A new, ambitious five-point plan to jump-start the transition to renewable energy – the “low-hanging fruit” of climate action – was announced by UN Secretary-General António Guterres at the launch of WMO’s State of the Global Climate 2021 report.
WMO’s flagship report and showed that four key climate indicators broke new records in 2021 – sea level rise, ocean heat, ocean acidification and greenhouse gas concentrations. The report includes contributions from dozens of partners and informs decision-makers and UN climate change negotiations.
“Climate change is the main challenge facing mankind,” said WMO Secretary-General Petteri Taalas. At a press conference, he presented the report’s main findings on climate indicators and impacts on sustainable development and ecosystems.
In a video message to the press conference, Mr Guterres called the report, a “dismal litany of humanity’s failure to tackle climate disruption. He said that while time is running out to prevent the worst impacts of the climate crisis, there is a ‘lifeline’ right in front of us.
Highlighting that renewable energy technologies such as wind and solar are readily available and in most cases, cheaper than coal and other fossil fuels, the UN chief proposed five critical actions to jump-start the energy transition, which he called the “peace project of the 21st century.”
Mr Guterres and Assistant Secretary-General for Climate Action Selwin Hart outlined the main points:
1. Treating renewable energy technologies as essential global public goods
This means removing obstacles to knowledge sharing and technological transfer, including intellectual property constraints. There should be a new global coalition on battery storage led by governments and bringing together tech companies, manufacturers and financiers to fast-track innovation and deployment.
2. Secure, scale up and diversify the supply components and raw materials for renewable energy technologies
Supply chains for renewable energy technology and raw materials are concentrated in a handful of countries, and more international coordination is needed to overcome this obstacle.
3. Build frameworks and reform fossil fuel bureaucracies
The UN chief is calling for governments to fast-track and streamline approvals of solar and wind projects, modernize grids and set ambitious renewable energy targets that provide certainty to investors, developers, consumers and producers.
4. Shift subsidies away from fossil fuels
Each year, governments around the world pour around half a trillion dollars into artificially lowering the price of fossil fuels - more than triple the subsidies given to renewables.
“While people suffer from high prices at the pump, the oil and gas industry is raking in billions from a distorted market. This scandal must stop”, Guterres highlights.
5. Private and public investments in renewable energy must triple
The UN chief is calling for and adjustment to risk frameworks and more flexibility to scale up renewable finance.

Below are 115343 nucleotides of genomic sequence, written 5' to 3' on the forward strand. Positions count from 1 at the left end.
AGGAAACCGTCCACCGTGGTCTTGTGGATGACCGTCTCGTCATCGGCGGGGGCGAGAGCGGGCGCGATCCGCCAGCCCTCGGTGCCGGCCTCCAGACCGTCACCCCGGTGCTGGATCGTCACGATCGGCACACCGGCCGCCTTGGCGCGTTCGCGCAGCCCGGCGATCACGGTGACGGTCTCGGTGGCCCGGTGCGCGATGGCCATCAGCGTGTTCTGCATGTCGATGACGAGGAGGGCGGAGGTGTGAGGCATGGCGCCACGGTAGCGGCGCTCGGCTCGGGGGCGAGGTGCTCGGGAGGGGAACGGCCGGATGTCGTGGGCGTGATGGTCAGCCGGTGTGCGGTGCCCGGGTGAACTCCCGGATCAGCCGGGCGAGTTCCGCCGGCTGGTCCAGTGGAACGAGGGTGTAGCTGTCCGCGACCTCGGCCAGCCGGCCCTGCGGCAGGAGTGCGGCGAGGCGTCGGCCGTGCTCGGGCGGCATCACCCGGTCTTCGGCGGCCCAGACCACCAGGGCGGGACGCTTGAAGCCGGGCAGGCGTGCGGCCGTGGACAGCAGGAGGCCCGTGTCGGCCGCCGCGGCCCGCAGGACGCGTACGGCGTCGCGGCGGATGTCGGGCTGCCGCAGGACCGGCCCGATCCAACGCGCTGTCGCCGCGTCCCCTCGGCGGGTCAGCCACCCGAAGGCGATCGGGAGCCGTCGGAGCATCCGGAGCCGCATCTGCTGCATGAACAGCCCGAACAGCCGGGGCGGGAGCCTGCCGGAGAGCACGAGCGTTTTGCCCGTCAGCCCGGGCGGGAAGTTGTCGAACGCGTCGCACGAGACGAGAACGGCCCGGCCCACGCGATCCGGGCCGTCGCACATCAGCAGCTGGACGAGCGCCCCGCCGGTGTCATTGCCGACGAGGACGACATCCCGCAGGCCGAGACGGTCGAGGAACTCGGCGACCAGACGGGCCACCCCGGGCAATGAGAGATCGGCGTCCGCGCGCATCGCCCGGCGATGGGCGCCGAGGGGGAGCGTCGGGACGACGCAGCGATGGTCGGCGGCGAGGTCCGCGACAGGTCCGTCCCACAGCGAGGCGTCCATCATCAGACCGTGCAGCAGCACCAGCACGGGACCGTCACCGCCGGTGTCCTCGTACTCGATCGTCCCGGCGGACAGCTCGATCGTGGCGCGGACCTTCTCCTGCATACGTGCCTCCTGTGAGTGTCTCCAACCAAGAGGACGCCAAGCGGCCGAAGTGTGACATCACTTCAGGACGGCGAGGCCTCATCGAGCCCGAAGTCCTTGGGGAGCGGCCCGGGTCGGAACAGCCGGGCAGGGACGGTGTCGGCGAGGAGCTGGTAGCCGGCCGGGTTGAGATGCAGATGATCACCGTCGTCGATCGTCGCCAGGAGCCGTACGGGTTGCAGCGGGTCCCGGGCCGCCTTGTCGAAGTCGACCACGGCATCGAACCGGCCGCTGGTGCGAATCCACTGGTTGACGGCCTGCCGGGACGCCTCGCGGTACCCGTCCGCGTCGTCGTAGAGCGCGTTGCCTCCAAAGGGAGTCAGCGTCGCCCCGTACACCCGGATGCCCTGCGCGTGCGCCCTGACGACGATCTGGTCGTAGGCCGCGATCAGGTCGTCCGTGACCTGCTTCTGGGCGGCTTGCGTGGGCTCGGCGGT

“it’s time to jump-start the renewable energy transition before it’s too late”, the Secretary-General urged.
WMO Action on renewable energy
Weather, water and climate services for energy are indispensable enablers to the energy transition. As energy production shifts more towards renewables, this information will become more valuable in siting and operating hydropowers, wind and solar generation sites. Future energy security and resilience will be exposed to new risks from climate variability e.g., wind and water droughts, floodings, extreme weather and climate events, etc.
WMO is working to support progress towards the energy net-zero goal. Weather, climate and water services:
- Are essential for supporting continuous, steady supply of renewable energy
- enable greater efficiency in energy demand and use
- support better management of challenges for transmission and grid management as well as resilience of the energy systems
- support clean energy innovations
There is a need for more effective exchange of information between meteorologists and climate services providers and energy sector users. WMO’s 2022 State of Climate Services report will therefore focus on energy. The report will explore how, and the degree to which, climate services inform decision-making in the energy sector and increase capacity within the sector to adapt to climate variability and change and decarbonize through increasing supply from renewable sources, while improving resilience across the whole sector. It will help countries and development partners in identifying the possibilities in transitioning to renewables.
WMO collaborates closely with the International Renewable Energy Agency (IRENA). IRENA’s World Energy Transitions Outlook estimates that energy transition can add 85 million energy transition-related jobs by 2030. But in order to keep temperatures at the 1.5°C threshold above the pre-industrial era), there needs to be a total of US$ 5.7 trillion energy transition investment per year until 2030.
”We are really at a critical moment,” UN Climate Action envoy Mr Hart told the WMO press conference.
He cited the impact of the war in Ukraine on global energy prices, and warned that the rush to secure oil supplies risked locking in a “high carbon future” which would place climate goals at risk.
”The time to jump start renewable energy is now. if not now, then never, “ said Mr Hart.